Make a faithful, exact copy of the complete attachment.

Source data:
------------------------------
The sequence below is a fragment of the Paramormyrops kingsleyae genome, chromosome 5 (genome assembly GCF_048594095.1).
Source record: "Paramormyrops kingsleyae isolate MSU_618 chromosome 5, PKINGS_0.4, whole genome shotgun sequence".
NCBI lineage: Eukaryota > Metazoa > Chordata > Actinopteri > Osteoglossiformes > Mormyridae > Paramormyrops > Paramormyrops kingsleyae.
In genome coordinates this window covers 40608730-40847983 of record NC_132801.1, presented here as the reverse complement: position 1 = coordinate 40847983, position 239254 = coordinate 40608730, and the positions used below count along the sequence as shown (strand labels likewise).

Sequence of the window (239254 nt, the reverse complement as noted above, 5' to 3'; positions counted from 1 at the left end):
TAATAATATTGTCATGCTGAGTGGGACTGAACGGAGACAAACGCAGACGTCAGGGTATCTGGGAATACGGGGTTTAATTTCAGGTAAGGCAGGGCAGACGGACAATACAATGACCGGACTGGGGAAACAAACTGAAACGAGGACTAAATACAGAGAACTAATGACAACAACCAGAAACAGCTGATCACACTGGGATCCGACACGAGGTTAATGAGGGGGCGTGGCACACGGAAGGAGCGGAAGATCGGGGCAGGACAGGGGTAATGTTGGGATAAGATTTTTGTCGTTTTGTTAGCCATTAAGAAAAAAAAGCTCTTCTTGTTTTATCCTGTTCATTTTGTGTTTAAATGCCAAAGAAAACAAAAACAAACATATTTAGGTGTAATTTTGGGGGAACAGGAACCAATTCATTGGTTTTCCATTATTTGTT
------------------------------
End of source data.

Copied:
The sequence below is a fragment of the Paramormyrops kingsleyae genome, chromosome 5 (genome assembly GCF_048594095.1).
Source record: "Paramormyrops kingsleyae isolate MSU_618 chromosome 5, PKINGS_0.4, whole genome shotgun sequence".
NCBI lineage: Eukaryota > Metazoa > Chordata > Actinopteri > Osteoglossiformes > Mormyridae > Paramormyrops > Paramormyrops kingsleyae.
In genome coordinates this window covers 40608730-40847983 of record NC_132801.1, presented here as the reverse complement: position 1 = coordinate 40847983, position 239254 = coordinate 40608730, and the positions used below count along the sequence as shown (strand labels likewise).

Sequence of the window (239254 nt, the reverse complement as noted above, 5' to 3'; positions counted from 1 at the left end):
TAATAATATTGTCATGCTGAGTGGGACTGAACGGAGACAAACGCAGACGTCAGGGTATCTGGGAATACGGGGTTTAATTTCAGGTAAGGCAGGGCAGACGGACAATACAATGACCGGACTGGGGAAACAAACTGAAACGAGGACTAAATACAGAGAACTAATGACAACAACCAGAAACAGCTGATCACACTGGGATCCGACACGAGGTTAATGAGGGGGCGTGGCACACGGAAGGAGCGGAAGATCGGGGCAGGACAGGGGTAATGTTGGGATAAGATTTTTGTCGTTTTGTTAGCCATTAAGAAAAAAAAGCTCTTCTTGTTTTATCCTGTTCATTTTGTGTTTAAATGCCAAAGAAAACAAAAACAAACATATTTAGGTGTAATTTTGGGGGAACAGGAACCAATTCATTGGTTTTCCATTATTTGTT